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What is the Active Ingredient in FMT for CDI?

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Sterile fecal filtrates—containing bacterial debris, proteins, antimicrobial compounds, metabolic products, and microbial DNA, rather than intact microorganisms—appear to be effective for treatment of recurrent Clostridium difficile infection (CDI), researchers report in the March issue of Gastroenterology.

Fecal microbiota transplantation (FMT) is an effective therapy of recurrent CDI—a single treatment resolves the infection in 85%–90% of patients. In the process of FMT, patients are given transplants of fresh or cryopreserved stool from healthy, well-characterized donors.

FMT is believed to improve intestinal dysbiosis by transferring a stable, viable, diverse, and healthy microbial community from donor to recipient.

Despite its efficacy and good short-term safety profile, FMT is faced with the challenges of standardization and the incalculable long-term risks inherent to the transfer of living microorganisms. Also, although FMT has been shown to be safe and effective in immunocompromised patients, it would be best to reduce the risk of adverse events in patients with limited eligibility for FMT.

During FMT, considerable amounts of stool water containing dead bacteria, their debris, and their metabolites are transferred, in addition to the living microbiota. Stephan J. Ott et al therefore examined whether the ingredients of fecal water alone (bacterial debris, proteins, antimicrobial compounds, metabolic products, or oligonucleotides/DNA) had any effects in patients with CDI.

They performed a clinical case series to investigate the effects of transferring fecal filtrates to 5 patients (49–75 years old) with symptomatic chronic-relapsing CDI in Germany.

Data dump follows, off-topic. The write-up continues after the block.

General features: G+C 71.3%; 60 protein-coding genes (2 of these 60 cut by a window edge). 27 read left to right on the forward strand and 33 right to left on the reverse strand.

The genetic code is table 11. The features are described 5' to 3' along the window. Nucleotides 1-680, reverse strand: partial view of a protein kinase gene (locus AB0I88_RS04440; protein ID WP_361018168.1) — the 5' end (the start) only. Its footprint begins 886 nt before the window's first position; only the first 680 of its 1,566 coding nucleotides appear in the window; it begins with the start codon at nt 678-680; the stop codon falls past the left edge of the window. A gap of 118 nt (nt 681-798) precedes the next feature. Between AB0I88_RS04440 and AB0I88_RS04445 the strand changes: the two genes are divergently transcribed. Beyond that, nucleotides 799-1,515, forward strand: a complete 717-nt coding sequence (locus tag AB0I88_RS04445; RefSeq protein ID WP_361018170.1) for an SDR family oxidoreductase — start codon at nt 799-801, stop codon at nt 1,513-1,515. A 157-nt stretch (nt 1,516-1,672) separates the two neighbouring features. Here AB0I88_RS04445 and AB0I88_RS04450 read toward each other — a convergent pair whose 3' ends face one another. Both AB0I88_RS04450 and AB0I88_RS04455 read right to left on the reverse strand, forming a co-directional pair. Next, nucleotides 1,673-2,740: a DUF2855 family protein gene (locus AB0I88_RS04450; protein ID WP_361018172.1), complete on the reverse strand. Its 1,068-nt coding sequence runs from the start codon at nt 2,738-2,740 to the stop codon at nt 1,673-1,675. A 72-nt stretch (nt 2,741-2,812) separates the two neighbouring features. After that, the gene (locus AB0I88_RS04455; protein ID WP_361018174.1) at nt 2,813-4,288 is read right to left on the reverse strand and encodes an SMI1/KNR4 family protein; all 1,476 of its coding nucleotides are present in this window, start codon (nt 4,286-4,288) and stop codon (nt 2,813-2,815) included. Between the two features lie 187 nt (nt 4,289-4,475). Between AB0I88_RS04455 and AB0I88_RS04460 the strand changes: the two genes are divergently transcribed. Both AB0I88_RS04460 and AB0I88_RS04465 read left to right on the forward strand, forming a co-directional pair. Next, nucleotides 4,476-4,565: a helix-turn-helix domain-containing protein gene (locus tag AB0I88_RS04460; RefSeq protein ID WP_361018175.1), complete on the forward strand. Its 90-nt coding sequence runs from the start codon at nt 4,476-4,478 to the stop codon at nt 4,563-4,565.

Stool was collected from 5 donors selected by the patients and fully characterized according to FMT standards. The stool was then sterile filtered to remove small particles and bacteria, and the filtrate was transferred to patients in a single administration via nasojejunal tube.

Fecal samples were collected from patients before and at 1 week and 6 weeks after FFT. Microbiome, virome, and proteome profiles of donors and patients were compared.

The first patient (a 59-year-old woman with 3 episodes of recurrent CDI over a 6-month period, a first episode of CDI after sigmoid resection due to life-threatening recurrent diverticulitis with severe bleeding, and pseudomembranous colitis) was treated with sterile filtrate from stool from her son. The patient was discharged on the next day and was symptom-free after 3 days. C difficile remained undetectable at 4 weeks after the procedure. The patient had no further diarrhea, regained her normal weight, and has remained symptom-free at 2 years and her most recent check in (5 months after the study was completed).

Ott et al found that in all 5 patients, transfer of the fecal filtrate restored normal stool habits and eliminated symptoms of CDI for a minimum period of 6 months. 16S ribosomal RNA gene analysis comparing patients’ fecal microbiota before, 1 week after, and 6 weeks after transfer revealed substantial bacterial community shifts in all patients.